Truett Cathy, the legendary founder of Chick-fil-A sat quietly at the end of the table. Some say he wasn’t engaged in the discussion at all. That changed when he began banging his fist on the table. He said “Gentlemen, I am sick and tired of hearing you talk about us getting bigger!” He paused and said, “What we need to be talking about is getting BETTER! If we get better, then our customers will demand we get bigger.”
That shifted the conversation of the meeting and solidified the strategy of Chick-fil-A. Instead of reaching a billion in sales, Boston Chicken filed for bankruptcy. And it was Chick-fil-A that did a billion dollars in sales.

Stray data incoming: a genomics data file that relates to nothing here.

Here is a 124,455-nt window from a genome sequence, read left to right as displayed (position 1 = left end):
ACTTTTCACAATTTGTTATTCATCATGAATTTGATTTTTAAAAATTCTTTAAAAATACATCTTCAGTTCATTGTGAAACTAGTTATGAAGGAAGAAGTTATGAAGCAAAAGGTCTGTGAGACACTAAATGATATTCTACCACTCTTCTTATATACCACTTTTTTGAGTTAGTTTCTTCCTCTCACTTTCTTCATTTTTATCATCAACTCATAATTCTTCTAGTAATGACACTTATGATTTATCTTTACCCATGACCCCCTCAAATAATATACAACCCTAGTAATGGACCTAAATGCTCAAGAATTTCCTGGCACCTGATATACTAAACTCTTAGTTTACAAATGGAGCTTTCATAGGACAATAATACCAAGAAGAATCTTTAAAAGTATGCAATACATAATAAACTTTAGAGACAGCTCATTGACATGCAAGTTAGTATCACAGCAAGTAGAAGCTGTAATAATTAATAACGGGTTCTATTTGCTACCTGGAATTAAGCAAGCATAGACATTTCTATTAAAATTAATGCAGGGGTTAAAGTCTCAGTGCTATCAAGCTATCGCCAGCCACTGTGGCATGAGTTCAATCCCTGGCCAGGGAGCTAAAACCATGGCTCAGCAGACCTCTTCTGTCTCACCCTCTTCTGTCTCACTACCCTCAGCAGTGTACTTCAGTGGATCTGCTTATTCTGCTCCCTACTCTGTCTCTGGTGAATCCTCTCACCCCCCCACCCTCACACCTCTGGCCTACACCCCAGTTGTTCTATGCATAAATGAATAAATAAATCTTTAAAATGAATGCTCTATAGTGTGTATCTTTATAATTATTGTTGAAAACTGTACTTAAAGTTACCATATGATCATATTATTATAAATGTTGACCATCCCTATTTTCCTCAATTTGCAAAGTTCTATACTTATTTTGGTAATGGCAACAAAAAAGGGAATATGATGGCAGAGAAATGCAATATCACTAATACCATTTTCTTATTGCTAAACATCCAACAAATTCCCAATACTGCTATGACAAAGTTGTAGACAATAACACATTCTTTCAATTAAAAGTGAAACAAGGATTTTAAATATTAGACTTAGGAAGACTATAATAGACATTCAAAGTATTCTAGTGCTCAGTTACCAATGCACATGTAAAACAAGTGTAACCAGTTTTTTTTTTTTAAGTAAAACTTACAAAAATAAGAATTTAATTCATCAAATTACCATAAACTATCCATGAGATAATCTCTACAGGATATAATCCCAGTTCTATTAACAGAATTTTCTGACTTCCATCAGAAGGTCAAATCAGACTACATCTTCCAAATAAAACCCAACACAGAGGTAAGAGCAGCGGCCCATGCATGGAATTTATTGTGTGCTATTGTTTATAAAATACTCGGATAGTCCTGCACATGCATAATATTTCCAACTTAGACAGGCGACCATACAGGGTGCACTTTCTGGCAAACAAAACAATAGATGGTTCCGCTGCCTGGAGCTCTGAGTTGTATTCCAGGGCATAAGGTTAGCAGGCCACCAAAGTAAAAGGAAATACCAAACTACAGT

Truett Cathy’s business lesson can also be applied to the performing artist. Maybe you swap the terms “bigger” and “better” for “growth” and “consistency.” However you look at it, when an artist gets better, growth is sometimes the result. Many artists can reference the book of Acts for the early church. Experienced tremendous growth as a result of good teaching, meeting needs, and prayer grew the church. For a performing artist, that means practice, use solid business practices in scheduling appearances and recording, practice and don't be afraid to pray, often.
One of the best ways for you, the artist to get better is to evaluate everything you’re doing in light of your mission, vision, calling and strategy. Examine your music, concert staging, business practices and most importantly your communication within the group and with the public. A heartfelt all around check up can energize with renewed passion and a better focus on direction for your music, ministry and possibly your career.